Despite operating at a low percentage, we are keen on expanding the leadership capacity. This explains why we continuously communicate with Ugandans because we know there are people who have the capability to be part of the process. We have plans in place and we are tirelessly working on them which will eventually produce a breakthrough. We are a work in progress and yet to reach our desired goal but ANT believes that change must be built not only by leaders, members have vital roles to play as well.
Analysis of public servants’ delayed remuneration
The greatest challenge we are confronted with in public service is indiscipline in leadership. The levels of insensitivity and greed of those in leadership in Uganda are so deep. If the resources available are well utilised, there will definitely be a huge difference between what could be and what is. With well-functioning systems and discipline in the management of national resources, corruption will be reduced, thieves will fear and civil servants will be well remunerated.
On the move towards science by the current regime
Countries determine what their priorities are at different points in time in their development process. I do not see any problem with Uganda putting a strategic focus on whatever area we think is necessary presently. Without a doubt, science goes towards research, and countries that plan to build a strong technological base have to invest in such an area. However, in making such a move, there needs to be a debate on the merits and demerits, we need to consider the involvement of different stakeholders, and use of experts in carrying out investigations alongside revealing the factors involved in the decision-making process. Once you move systematically, that produces a sound decision.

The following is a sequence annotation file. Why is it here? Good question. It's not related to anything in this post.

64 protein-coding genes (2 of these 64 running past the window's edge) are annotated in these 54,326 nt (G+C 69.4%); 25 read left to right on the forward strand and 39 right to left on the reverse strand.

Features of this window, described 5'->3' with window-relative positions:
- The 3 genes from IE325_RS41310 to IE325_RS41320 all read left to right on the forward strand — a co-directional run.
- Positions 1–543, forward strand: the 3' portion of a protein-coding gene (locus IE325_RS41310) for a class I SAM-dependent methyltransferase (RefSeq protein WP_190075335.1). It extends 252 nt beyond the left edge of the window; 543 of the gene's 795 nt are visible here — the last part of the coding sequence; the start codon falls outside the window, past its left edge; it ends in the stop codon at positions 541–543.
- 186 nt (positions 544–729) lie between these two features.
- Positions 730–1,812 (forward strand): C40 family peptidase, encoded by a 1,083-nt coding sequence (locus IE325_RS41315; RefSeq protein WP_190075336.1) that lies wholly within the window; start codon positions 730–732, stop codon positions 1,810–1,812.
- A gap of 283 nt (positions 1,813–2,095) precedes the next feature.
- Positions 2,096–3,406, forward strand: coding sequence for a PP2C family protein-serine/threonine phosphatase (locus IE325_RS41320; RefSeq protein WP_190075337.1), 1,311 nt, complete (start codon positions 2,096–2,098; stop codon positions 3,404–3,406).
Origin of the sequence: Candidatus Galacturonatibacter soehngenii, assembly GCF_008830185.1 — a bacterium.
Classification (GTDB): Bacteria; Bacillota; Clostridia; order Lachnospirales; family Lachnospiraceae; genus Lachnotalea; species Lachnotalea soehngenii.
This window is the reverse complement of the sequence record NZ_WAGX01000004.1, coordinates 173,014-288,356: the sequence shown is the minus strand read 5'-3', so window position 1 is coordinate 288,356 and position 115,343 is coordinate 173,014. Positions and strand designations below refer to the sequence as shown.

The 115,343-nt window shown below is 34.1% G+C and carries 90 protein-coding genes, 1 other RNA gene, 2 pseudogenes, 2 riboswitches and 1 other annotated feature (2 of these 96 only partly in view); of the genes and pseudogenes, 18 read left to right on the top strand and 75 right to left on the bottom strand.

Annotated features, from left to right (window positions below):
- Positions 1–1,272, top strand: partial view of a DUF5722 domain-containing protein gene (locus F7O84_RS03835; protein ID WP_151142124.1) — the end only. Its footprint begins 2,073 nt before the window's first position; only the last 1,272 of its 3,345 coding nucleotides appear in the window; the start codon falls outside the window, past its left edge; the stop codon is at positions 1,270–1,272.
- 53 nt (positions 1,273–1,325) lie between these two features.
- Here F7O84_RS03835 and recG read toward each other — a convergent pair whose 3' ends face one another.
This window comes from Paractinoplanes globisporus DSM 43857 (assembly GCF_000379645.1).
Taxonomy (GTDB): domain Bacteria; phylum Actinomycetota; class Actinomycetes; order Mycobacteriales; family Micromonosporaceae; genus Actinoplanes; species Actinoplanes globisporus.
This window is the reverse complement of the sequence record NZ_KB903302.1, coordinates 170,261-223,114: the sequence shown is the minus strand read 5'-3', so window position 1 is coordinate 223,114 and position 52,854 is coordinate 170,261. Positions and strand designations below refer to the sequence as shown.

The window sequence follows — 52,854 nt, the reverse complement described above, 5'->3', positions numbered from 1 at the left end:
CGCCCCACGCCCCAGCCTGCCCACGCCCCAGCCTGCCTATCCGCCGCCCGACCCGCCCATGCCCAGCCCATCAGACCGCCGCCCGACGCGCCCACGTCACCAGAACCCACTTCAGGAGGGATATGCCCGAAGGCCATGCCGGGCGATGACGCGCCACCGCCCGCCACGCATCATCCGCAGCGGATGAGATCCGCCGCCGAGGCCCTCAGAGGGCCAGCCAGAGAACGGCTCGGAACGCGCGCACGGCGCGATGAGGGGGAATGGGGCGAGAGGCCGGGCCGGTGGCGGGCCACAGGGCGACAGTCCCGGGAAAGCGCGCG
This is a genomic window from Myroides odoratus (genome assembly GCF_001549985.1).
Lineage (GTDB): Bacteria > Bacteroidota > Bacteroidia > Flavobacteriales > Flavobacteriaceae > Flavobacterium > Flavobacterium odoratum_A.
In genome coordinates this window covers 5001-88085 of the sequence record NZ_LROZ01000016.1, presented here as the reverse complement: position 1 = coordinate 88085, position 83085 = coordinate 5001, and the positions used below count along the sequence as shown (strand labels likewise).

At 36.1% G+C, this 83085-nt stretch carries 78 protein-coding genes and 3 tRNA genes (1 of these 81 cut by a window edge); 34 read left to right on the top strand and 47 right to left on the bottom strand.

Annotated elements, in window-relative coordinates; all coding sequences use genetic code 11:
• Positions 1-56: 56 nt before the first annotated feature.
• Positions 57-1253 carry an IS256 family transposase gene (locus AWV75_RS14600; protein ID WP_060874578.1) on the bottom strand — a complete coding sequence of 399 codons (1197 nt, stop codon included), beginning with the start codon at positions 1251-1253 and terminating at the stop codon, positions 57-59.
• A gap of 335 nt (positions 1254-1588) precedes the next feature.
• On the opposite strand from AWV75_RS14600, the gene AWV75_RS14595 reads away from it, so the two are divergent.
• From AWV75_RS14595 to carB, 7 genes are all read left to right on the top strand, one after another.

On people’s financial contributions to political parties
Small contributions are the way to go as far as I am concerned. If you have a party of people who believe in what the party is doing and contribute towards it, that is a great source of funds for the party’s growth.
Opinion on the opposition forming a coalition
My view is that before a coalition is built, there has to be concentration on developing individual capabilities before coming together. If we combine efforts and end up in power but have not garnered the necessary capabilities, we may turn into the current regime.
On the influence of the European nations in the Congo conflict
It will be safe for us in the region and in all the seven countries to operate on the premise that, potential from external interference is always going to be around. Therefore, we should focus on building our competence in our region. Concentrating efforts and applying the relevant management skills will result in a robust integrated unit beneficial to us. Something which no external force can destabilize.
On ANT’s message to the Diaspora
I call on people in the diaspora to subscribe to opposition parties. Nothing good happens by accident and the future we want to shape needs investment from you.
ANT’s message to the Youth,
If there are youths who believe in the values we subscribe to, youth who yearn to participate in influencing the future in terms of changing politics from what it is now to politics being value-based, then those youths belong to ANT. For youths who want to see a future where the management style is changed, institutions are respected and investment in employment opportunities, then ANT is worth your time and effort.
Final remarks: Reach out to us on our social media platforms, please bring your skill and any resources you have so we can change the nation. Thank you.
Report compiled by Priscilla Kwabea Fianko, Intern with ANT.